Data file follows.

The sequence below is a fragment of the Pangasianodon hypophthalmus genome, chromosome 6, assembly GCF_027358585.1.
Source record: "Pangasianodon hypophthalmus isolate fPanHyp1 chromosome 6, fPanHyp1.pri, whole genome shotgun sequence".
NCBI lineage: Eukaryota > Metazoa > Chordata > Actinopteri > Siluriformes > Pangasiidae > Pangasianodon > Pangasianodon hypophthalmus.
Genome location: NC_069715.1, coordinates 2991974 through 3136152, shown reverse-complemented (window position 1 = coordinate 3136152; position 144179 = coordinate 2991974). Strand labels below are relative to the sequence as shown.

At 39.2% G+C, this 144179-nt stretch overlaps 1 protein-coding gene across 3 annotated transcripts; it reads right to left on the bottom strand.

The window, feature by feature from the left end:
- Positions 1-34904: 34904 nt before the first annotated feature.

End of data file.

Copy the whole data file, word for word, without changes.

The sequence below is a fragment of the Pangasianodon hypophthalmus genome, chromosome 6, assembly GCF_027358585.1.
Source record: "Pangasianodon hypophthalmus isolate fPanHyp1 chromosome 6, fPanHyp1.pri, whole genome shotgun sequence".
NCBI lineage: Eukaryota > Metazoa > Chordata > Actinopteri > Siluriformes > Pangasiidae > Pangasianodon > Pangasianodon hypophthalmus.
Genome location: NC_069715.1, coordinates 2991974 through 3136152, shown reverse-complemented (window position 1 = coordinate 3136152; position 144179 = coordinate 2991974). Strand labels below are relative to the sequence as shown.

At 39.2% G+C, this 144179-nt stretch overlaps 1 protein-coding gene across 3 annotated transcripts; it reads right to left on the bottom strand.

The window, feature by feature from the left end:
- Positions 1-34904: 34904 nt before the first annotated feature.